English version


From Longman Dictionary of Contemporary English
Related topics: Crime & law
reprievere‧prieve1 /rɪˈpriːv/ noun [countable]  1 SCa delay before something bad happens or continues to happenrespitereprieve from Shoppers will get a temporary reprieve from the new sales tax.2 an official order stopping the killing of a prisoner as a punishmentgive/grant somebody a reprieve The US Supreme Court voted against granting Smith a reprieve (=against giving him one).
Examples from the Corpus
reprieveHe was granted a reprieve only a few hours before his execution.The men just need a reprieve.But even more of a reprieve was lurking round the corner.Fortunately, I received a reprieve because my boss had a nervous breakdown before he could implement his plan.We might be forgiven for keeping our fingers crossed that the Council Tax will represent a reprieve.The U.S. Supreme Court voted against granting Smith a reprieve.But a day after the blow-up, the committee assigned to seek a compromise won a three-month reprieve.No reprieve for the boat people.The group protested against a possible reprieve for an inmate on death row in Texas.According to some reports, the Government plans to limit the reprieve for some pits to just two years.give/grant somebody a reprieveCivilization, which seemed at an end only two weeks ago, has been given a reprieve.London zoo gets reprieve CLOSURE-threatened London Zoo has been given a last-minute reprieve because so many people want to visit it.Bus pass reprieve: Langbaurgh pensioners' free bus passes have been given a reprieve until the end of April.You've been given a reprieve.He remembered how innocently they had discussed which natives they would blow to smithereens and which they would grant a reprieve to.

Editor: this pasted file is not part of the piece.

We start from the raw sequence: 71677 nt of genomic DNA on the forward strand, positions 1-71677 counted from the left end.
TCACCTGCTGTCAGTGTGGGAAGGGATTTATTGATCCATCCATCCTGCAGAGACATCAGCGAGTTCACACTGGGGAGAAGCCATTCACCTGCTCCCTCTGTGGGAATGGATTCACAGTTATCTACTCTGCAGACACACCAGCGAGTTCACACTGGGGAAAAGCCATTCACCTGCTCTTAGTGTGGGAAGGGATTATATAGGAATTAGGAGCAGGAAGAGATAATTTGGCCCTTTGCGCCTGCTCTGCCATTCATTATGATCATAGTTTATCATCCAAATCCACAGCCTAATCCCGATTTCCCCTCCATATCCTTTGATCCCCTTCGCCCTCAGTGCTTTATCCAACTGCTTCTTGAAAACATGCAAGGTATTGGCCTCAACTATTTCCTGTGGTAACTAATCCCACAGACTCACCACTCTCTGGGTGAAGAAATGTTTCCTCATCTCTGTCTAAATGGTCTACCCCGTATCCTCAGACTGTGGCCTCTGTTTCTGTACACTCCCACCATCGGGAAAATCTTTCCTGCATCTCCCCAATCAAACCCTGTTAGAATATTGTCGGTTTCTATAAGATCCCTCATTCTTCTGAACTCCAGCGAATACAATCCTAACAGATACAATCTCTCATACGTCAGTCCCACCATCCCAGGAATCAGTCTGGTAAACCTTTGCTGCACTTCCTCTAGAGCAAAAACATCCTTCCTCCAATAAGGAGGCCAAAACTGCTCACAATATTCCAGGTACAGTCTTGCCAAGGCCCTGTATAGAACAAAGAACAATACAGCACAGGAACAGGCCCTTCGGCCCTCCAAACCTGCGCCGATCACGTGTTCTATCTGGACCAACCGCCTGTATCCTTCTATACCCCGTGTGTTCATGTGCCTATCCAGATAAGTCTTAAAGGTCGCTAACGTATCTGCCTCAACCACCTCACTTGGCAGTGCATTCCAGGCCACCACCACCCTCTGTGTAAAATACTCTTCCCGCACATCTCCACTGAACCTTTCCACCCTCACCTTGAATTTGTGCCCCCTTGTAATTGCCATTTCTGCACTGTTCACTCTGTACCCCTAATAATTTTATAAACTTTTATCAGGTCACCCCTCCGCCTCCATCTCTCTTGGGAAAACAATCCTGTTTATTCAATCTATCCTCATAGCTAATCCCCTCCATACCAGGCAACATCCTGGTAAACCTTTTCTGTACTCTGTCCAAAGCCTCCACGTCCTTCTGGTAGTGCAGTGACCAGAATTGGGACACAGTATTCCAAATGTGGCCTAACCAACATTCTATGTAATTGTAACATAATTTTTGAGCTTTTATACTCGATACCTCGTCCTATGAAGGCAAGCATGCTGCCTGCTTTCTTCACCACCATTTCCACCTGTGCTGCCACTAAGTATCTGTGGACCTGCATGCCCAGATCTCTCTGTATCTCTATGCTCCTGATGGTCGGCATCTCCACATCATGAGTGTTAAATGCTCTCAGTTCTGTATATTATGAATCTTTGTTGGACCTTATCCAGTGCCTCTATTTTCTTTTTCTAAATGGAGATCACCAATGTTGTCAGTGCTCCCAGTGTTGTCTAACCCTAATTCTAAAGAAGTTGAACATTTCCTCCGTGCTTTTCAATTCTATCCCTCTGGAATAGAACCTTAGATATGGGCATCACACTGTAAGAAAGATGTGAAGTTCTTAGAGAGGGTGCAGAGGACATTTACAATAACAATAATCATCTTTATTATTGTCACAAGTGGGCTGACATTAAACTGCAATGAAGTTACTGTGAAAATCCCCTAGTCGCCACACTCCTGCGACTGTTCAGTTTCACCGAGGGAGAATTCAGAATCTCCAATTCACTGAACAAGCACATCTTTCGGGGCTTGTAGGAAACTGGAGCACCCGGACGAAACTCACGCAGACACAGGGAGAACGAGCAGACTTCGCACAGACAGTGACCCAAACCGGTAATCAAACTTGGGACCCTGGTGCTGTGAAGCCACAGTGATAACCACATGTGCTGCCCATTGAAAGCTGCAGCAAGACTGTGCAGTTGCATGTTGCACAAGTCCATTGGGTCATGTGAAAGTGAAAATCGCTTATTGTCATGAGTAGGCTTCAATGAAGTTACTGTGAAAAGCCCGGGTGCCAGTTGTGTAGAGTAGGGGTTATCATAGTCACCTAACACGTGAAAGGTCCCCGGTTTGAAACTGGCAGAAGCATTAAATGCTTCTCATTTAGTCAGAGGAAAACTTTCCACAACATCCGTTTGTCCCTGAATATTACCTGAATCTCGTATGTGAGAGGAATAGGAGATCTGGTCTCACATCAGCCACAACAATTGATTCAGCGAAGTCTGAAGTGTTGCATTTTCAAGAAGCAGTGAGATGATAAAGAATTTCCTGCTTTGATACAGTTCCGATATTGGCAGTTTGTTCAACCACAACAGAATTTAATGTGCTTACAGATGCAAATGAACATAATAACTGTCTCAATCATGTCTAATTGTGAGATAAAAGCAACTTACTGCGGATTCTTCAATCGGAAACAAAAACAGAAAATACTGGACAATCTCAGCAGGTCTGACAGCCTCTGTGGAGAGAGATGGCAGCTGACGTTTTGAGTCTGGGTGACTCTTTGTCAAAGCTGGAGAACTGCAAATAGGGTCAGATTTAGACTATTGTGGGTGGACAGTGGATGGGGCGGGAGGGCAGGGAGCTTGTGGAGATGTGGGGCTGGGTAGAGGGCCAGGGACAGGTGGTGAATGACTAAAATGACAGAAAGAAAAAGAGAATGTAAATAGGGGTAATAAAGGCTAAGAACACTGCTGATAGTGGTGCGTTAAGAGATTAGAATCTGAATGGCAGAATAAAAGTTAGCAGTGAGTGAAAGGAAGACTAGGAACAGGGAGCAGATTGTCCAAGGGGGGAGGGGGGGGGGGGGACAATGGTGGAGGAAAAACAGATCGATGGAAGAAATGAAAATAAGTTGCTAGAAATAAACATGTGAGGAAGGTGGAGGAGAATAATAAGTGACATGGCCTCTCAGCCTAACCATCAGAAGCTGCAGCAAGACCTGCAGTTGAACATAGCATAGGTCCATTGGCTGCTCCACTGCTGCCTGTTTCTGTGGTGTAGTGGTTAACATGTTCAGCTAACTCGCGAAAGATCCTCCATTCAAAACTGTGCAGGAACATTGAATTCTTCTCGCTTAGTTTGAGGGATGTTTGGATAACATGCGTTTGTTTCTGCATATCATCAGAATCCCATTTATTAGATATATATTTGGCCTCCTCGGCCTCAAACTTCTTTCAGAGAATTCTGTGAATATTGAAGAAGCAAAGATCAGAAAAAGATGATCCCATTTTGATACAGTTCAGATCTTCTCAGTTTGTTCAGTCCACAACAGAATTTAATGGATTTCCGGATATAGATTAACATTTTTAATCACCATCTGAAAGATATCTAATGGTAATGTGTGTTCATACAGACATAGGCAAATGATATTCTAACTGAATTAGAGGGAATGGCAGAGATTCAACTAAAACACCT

reprievereprieve2 verb [transitive]  1 to officially stop a prisoner from being killed as a punishment2 to change a decision to close a factory, school etc or get rid of something Grammar Reprieve is usually passive.→ See Verb table
Examples from the Corpus
reprieveI suddenly realized that there were a lot of worthwhile things I could do if I were reprieved.We want to see Eldorado reprieved.She returned anyhow, was sentenced but reprieved, and found herself expelled for the fourth time.Andrew Caddick was probably only reprieved by overnight rain which gave the pitch an early greenish tinge.This great neoclassical house had been reprieved from imminent demolition in 1972 by ministers and taken into guardianship two years later.Edward Dennis was needed to apply the penalties and so was reprieved in order that he could hang his fellow rioters.Twenty-one had been reprieved to await a Government review.Background Duty-free allowances will be phased out eventually, but they've been reprieved until 1999.
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Verb table
Simple Form
I, you, we, theyreprieve
he, she, itreprieves
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I, you, he, she, it, we, theyreprieved
Present perfect
I, you, we, theyhave reprieved
he, she, ithas reprieved
Past perfect
I, you, he, she, it, we, theyhad reprieved
I, you, he, she, it, we, theywill reprieve
Future perfect
I, you, he, she, it, we, theywill have reprieved
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